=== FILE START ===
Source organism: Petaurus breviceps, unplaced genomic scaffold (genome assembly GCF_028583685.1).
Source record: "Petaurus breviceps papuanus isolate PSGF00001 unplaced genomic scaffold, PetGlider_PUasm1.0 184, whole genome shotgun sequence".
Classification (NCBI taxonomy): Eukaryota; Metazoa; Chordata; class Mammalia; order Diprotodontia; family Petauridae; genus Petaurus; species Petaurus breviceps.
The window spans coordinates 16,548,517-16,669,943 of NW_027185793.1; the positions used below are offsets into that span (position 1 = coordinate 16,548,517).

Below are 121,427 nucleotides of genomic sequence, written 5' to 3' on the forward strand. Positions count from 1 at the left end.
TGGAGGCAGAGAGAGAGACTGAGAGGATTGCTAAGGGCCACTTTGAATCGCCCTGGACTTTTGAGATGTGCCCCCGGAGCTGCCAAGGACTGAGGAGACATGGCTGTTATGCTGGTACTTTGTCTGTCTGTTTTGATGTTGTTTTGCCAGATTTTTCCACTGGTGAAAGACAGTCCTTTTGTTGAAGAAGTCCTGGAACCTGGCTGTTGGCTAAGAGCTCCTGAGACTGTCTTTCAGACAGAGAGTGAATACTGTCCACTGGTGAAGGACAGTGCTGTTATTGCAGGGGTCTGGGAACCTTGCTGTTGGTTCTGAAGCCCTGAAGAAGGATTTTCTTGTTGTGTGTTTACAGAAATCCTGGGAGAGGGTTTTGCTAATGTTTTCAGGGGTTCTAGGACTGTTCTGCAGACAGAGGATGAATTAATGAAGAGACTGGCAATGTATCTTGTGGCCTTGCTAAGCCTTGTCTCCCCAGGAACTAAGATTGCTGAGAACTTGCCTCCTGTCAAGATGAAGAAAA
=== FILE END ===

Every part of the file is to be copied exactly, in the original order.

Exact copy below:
Source organism: Petaurus breviceps, unplaced genomic scaffold (genome assembly GCF_028583685.1).
Source record: "Petaurus breviceps papuanus isolate PSGF00001 unplaced genomic scaffold, PetGlider_PUasm1.0 184, whole genome shotgun sequence".
Classification (NCBI taxonomy): Eukaryota; Metazoa; Chordata; class Mammalia; order Diprotodontia; family Petauridae; genus Petaurus; species Petaurus breviceps.
The window spans coordinates 16,548,517-16,669,943 of NW_027185793.1; the positions used below are offsets into that span (position 1 = coordinate 16,548,517).

Below are 121,427 nucleotides of genomic sequence, written 5' to 3' on the forward strand. Positions count from 1 at the left end.
TGGAGGCAGAGAGAGAGACTGAGAGGATTGCTAAGGGCCACTTTGAATCGCCCTGGACTTTTGAGATGTGCCCCCGGAGCTGCCAAGGACTGAGGAGACATGGCTGTTATGCTGGTACTTTGTCTGTCTGTTTTGATGTTGTTTTGCCAGATTTTTCCACTGGTGAAAGACAGTCCTTTTGTTGAAGAAGTCCTGGAACCTGGCTGTTGGCTAAGAGCTCCTGAGACTGTCTTTCAGACAGAGAGTGAATACTGTCCACTGGTGAAGGACAGTGCTGTTATTGCAGGGGTCTGGGAACCTTGCTGTTGGTTCTGAAGCCCTGAAGAAGGATTTTCTTGTTGTGTGTTTACAGAAATCCTGGGAGAGGGTTTTGCTAATGTTTTCAGGGGTTCTAGGACTGTTCTGCAGACAGAGGATGAATTAATGAAGAGACTGGCAATGTATCTTGTGGCCTTGCTAAGCCTTGTCTCCCCAGGAACTAAGATTGCTGAGAACTTGCCTCCTGTCAAGATGAAGAAAA